Conclusion

LIHP-HCCI enrollees will need to be engaged in the process of transition from LIHP to Covered California. Through collaborative communication, timely facilitation of the enrollment process and providing additional support to enrollees, Covered California can enhance enrollment of the eligible LIHP-HCCI participants

Author Information

Elizabeth Lytle, MPH, is a policy analyst at the University of California, Berkeley, Center for Labor Research and Education; Dylan H. Roby, PhD, is the director of the Health Economics and Evaluation Research Program at the UCLA Center for Health Policy Research and an assistant professor of health policy and management in the UCLA Fielding School of Public Health; Laurel Lucia, MPP, is a policy analyst at the University of California, Berkeley, Center for Labor Research and Education; Ken Jacobs is the chair of the University of California, Berkeley, Center for Labor Research and Education; Livier Cabezas, MPA, is project manager and research associate at the UCLA Center for Health Policy Research; Nadereh Pourat, PhD, is the director of research at the UCLA Center for Health Policy Research and a professor of health policy and management in the UCLA Fielding School of Public Health.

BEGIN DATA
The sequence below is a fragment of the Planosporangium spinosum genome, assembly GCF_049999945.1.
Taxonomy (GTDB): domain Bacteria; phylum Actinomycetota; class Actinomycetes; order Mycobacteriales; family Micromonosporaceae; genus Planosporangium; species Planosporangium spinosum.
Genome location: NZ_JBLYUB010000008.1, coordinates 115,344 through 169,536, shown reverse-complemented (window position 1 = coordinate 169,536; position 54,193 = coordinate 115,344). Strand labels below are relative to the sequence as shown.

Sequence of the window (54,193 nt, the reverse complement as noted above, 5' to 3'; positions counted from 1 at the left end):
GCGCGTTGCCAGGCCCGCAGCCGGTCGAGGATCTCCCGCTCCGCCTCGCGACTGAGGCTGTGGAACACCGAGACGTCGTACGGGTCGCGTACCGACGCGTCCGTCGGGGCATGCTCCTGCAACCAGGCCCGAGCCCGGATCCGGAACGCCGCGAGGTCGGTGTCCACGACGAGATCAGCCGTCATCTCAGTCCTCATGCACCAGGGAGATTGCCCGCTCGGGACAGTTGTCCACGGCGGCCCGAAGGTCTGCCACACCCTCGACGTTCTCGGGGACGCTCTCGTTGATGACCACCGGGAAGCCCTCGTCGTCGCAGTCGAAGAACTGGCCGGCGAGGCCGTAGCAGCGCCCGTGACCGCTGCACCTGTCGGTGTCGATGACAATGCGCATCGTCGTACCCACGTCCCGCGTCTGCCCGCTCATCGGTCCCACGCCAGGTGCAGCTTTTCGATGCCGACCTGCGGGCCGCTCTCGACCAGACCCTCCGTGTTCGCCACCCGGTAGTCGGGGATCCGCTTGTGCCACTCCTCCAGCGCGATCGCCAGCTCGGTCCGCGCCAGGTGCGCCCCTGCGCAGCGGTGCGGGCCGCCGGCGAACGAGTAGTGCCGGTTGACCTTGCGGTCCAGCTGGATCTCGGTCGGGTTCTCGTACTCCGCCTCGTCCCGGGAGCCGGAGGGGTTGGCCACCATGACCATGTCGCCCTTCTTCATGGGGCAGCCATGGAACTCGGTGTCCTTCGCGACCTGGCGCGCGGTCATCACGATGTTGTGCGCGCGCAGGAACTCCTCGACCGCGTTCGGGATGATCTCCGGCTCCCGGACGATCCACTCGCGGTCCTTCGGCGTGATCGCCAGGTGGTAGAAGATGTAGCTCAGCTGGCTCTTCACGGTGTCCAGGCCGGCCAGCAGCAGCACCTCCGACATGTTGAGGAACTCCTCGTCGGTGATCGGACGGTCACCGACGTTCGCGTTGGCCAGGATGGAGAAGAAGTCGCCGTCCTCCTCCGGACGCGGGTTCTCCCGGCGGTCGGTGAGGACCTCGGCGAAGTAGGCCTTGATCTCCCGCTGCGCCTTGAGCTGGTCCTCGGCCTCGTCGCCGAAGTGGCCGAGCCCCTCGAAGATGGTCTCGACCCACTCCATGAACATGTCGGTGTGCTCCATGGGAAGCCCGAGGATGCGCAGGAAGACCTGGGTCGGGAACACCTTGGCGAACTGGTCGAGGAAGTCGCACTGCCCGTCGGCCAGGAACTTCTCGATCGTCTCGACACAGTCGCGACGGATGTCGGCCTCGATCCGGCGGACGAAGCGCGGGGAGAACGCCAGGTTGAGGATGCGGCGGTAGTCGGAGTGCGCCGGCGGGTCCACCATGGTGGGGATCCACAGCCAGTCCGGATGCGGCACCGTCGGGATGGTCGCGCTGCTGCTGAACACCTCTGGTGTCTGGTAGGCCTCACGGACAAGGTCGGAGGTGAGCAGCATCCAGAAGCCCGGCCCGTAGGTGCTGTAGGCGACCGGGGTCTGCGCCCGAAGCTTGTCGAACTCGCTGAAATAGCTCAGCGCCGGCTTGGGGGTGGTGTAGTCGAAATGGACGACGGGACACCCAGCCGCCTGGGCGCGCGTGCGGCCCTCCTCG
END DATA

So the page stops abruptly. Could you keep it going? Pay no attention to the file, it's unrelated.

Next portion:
Acknowledgements

The policy note was made possible through the generous support of the Blue Shield of California Foundation (BSCF) and the California Department of Health Care Services (DHCS). Specifically, we thank our DHCS collaborators (Alice Mak, Brian Hansen, Frank Kwong, Theresa Giordano, Jalynne Callori, Bob Baxter, Gloria Petrul and Len Finocchio), our colleagues from the California Medicaid Research Institute (Catherine Hoffman and Andrew Bindman), and BSCF (Richard Thomason and Peter Long). We also thank Shana Lavarreda, Erin Salce and Dana Hughes for their thoughtful edits and Xiao Chen and Dimiter Milev for their support in providing enrollment data specific to this report. Special thanks to the LIHPs who provided information on their programs, the LIHP Transition Planning Workgroup participants, and the stakeholder groups who shared their experiences and insights throughout the development of the transition plan.

Suggested Citation